We have a safety issue — or many — and you can make a difference.

Here is a note from Joanna Smith, 6th grade parent. I know you are all just the people who can make your voices heard on these issues.

all best,

Dear Parents,

How bad are the traffic conditions around Brooklyn School of Inquiry? Sadly, the answer is…just terrible!

The Department of Transportation recently undertook a study to identify schools with the worst speeding problems, and Seth Low (BSI by default) ranked among the worst in the entire city:


The good news is this qualifies us for a speed camera; bad news is there are only a few cameras and 600 qualifying schools, so they move them around and they are spread quite thin.

The Mayor’s Vision Zero initiative inspired the creation of this map that documents problem intersections. BSI’s immediate area has many dangerous ones with higher than average incidence of injury:


So, how do we work to improve street safety conditions around school? We know that it takes a combination of education, engineering, and enforcement.

On the education front, it is fantastic that DOT’s pedestrian educators already are making age-specific presentations to our kids to teach them to be savvy on the street. It’s an engaging curriculum that imparts a lot of life-saving information.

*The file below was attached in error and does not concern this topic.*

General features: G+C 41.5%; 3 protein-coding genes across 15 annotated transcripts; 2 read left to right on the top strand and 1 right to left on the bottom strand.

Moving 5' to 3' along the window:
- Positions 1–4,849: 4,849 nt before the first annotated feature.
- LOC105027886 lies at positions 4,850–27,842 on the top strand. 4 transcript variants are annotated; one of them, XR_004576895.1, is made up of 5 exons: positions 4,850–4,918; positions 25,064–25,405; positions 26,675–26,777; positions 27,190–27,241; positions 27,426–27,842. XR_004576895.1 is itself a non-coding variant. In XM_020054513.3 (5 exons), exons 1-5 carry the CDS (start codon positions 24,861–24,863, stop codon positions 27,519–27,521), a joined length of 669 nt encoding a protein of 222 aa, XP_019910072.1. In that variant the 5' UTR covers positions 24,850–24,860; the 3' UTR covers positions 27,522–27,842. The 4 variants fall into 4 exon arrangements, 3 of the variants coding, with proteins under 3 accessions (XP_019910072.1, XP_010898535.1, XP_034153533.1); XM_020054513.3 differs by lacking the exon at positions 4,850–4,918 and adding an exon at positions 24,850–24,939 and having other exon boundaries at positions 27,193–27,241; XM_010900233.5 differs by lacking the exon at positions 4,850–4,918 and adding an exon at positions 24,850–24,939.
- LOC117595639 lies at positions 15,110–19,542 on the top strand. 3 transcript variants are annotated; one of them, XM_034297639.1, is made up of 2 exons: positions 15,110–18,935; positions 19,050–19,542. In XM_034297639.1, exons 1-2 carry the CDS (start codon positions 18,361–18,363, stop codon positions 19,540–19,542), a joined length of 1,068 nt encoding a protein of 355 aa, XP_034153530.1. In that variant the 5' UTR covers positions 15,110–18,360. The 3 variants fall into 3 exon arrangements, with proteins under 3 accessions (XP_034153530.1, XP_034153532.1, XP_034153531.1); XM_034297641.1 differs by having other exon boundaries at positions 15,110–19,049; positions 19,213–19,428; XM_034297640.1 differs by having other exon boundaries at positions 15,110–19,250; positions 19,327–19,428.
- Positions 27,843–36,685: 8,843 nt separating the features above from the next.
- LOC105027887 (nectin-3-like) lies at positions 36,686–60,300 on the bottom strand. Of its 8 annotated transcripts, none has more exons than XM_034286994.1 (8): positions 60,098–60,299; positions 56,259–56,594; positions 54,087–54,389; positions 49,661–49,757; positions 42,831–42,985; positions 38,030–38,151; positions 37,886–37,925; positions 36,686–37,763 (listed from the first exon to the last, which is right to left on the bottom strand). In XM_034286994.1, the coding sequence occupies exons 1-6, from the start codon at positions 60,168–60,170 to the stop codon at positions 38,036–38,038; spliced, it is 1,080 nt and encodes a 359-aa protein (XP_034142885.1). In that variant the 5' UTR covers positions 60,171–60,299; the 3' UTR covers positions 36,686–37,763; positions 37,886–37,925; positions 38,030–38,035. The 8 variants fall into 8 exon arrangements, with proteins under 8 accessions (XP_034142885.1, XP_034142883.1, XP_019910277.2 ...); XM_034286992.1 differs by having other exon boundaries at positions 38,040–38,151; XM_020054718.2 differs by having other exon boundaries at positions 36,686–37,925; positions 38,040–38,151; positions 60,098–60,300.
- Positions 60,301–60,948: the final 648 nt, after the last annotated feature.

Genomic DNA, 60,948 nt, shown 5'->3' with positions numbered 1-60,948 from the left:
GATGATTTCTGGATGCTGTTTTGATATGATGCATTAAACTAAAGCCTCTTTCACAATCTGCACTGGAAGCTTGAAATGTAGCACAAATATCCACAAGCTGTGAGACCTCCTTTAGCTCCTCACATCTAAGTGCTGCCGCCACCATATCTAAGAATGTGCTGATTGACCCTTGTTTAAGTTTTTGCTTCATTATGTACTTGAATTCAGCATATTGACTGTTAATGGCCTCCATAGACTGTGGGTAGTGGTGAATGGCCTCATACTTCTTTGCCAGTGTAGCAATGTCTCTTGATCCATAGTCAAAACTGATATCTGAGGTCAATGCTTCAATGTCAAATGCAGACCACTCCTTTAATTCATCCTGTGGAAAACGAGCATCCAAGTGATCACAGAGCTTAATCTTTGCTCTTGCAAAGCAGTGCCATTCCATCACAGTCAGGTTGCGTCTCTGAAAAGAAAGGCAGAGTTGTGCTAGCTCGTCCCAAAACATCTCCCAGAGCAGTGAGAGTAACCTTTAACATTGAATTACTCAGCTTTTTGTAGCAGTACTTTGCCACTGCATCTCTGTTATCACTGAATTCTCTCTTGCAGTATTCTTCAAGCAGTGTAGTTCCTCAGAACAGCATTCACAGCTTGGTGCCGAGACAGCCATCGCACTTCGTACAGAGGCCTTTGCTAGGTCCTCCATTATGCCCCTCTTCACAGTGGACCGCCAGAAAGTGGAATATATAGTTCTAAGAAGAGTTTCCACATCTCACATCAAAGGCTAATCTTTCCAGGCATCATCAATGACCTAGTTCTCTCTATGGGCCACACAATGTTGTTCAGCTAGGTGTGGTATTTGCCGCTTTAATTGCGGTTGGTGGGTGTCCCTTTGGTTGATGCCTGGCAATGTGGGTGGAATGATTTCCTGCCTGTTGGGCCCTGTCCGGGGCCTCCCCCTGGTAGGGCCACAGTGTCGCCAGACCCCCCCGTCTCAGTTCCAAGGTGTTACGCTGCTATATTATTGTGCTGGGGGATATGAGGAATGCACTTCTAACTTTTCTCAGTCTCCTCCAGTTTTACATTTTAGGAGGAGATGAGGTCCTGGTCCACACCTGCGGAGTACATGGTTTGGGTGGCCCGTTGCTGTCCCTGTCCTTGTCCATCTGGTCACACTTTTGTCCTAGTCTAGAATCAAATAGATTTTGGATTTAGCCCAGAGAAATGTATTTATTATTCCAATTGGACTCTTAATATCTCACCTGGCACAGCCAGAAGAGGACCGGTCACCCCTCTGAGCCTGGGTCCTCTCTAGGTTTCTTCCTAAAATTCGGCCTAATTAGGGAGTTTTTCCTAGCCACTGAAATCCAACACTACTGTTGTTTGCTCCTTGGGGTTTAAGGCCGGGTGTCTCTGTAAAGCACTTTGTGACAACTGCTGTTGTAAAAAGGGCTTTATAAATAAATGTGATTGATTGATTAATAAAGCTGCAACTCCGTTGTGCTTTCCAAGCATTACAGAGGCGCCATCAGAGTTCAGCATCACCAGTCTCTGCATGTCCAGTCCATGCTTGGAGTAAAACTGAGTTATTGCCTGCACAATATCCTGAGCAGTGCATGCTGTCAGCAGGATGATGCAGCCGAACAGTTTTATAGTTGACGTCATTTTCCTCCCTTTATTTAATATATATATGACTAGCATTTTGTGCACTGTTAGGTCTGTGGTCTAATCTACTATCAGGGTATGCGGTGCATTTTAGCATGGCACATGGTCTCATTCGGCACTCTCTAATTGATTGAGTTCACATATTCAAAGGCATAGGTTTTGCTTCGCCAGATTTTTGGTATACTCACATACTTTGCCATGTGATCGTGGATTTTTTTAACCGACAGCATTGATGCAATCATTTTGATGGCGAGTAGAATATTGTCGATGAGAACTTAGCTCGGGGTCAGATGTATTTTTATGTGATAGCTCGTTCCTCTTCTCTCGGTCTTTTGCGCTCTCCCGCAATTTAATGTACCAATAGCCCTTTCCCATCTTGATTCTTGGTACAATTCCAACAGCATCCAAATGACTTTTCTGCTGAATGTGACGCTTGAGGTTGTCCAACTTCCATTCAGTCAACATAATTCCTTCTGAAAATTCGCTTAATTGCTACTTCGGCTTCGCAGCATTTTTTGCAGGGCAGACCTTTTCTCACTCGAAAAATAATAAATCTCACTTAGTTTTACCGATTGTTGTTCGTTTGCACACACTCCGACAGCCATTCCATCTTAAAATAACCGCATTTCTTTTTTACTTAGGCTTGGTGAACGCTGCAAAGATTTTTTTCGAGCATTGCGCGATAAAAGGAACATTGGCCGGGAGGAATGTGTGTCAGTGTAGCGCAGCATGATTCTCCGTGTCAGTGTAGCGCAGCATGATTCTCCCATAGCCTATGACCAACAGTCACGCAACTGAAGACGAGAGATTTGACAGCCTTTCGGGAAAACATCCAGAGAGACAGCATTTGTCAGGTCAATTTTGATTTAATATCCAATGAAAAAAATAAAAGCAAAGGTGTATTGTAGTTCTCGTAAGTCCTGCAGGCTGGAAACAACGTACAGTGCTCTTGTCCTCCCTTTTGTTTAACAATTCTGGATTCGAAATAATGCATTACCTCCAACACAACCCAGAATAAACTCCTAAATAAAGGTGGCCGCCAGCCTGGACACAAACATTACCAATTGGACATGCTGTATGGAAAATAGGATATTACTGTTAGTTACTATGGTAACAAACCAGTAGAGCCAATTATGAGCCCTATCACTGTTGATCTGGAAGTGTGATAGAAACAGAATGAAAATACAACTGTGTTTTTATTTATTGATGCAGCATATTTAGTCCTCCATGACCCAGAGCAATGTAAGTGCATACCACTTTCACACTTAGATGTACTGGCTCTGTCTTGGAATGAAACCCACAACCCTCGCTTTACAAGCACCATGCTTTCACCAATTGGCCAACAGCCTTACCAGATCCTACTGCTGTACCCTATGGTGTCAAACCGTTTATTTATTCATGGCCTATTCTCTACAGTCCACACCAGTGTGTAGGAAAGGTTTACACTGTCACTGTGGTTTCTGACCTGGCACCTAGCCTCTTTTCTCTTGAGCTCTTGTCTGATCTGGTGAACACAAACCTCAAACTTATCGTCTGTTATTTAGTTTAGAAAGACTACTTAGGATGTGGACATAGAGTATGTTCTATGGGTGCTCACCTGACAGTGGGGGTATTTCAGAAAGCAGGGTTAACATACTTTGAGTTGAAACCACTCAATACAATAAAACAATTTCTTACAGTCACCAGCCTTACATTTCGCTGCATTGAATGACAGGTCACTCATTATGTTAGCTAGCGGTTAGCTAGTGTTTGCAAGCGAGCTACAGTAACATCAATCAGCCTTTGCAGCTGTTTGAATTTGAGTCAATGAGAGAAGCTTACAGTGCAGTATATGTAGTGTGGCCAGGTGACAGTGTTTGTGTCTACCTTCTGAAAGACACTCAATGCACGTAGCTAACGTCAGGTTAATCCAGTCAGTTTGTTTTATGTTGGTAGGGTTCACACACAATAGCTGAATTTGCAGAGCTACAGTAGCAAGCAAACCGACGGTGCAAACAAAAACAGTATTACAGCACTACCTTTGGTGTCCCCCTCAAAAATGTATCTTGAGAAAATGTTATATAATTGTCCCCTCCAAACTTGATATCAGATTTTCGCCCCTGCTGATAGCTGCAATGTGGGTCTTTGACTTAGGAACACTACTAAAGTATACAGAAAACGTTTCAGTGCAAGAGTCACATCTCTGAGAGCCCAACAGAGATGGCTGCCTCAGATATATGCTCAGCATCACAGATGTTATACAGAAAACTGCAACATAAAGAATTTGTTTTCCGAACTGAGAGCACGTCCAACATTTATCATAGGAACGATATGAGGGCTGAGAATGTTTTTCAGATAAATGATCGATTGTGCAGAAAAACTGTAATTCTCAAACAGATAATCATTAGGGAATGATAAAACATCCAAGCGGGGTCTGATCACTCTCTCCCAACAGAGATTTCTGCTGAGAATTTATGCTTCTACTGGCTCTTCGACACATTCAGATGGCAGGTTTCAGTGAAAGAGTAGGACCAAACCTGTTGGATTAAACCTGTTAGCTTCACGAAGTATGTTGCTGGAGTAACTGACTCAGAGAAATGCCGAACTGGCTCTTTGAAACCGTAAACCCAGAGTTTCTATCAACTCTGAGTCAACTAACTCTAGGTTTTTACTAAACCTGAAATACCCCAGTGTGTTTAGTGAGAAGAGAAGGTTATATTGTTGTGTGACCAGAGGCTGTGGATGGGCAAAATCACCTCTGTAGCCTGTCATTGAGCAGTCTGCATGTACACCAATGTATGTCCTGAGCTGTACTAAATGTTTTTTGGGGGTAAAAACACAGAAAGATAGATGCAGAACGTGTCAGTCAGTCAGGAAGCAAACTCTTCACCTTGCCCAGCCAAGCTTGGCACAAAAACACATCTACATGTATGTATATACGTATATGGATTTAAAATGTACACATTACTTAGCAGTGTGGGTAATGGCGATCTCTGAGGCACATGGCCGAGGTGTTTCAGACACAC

To move the enforcement and design/engineering issues forward, BSI parents need to get involved with political solutions.

DOT is already planning a longer-term traffic study, and hopefully soon making promised improvements to signage, markings, signal timing etc. To make sure they prioritize this, and look at larger capital improvements to our school-vicinity streets, we should reach out to our elected officials and express the urgency:

David Greenfield is the New York City Councilmember for BSI:

Community Board 11’s district covers BSI:
Marnee Elias-Pavia, District Manager
The next full CB11 board meeting is on Tuesday, April 7th, The Bensonhurst Center, 1740 84th Street at 7:30 PM.

On the enforcement front, we can work with the NYPD’s 62nd Precinct to encourage more moving violation enforcement. Their summons numbers doubled from last year, but they are still only giving out an average of one speeding summons every other day. (If you stand on Stillwell, Avenue P, or Bay Parkway, you’ll see they could give out a great many more, not to mention Failure to Yield to Pedestrians, running red lights, and other dangerous behaviors.)


It will be quite effective if several parents get together to attend the 62nd’s monthly Community Council meeting. The next one is April 21st, always the 3rd Tuesday at 7:30 p.m. You can also call the precinct (718-236-2611) and speak to Sgt. Chien or anyone else who works with Highways. Be sure to thank them for our extra crossing guard at lunchtime!

Finally, any time you notice speeding vehicles, a faded crosswalk, a reckless taxi driver, a large pothole, anything that could endanger our kids, please take a moment to submit it to the city via 311. Call, or use their app for some of the above complaints; it’s quite easy to use. City agencies and the NYPD really do look at these complaints over time, and use them to formulate policy and prioritize solutions.

Thanks for helping make the streets safer for everyone.

(Jasper, 6-602)

A school grows in Brooklyn


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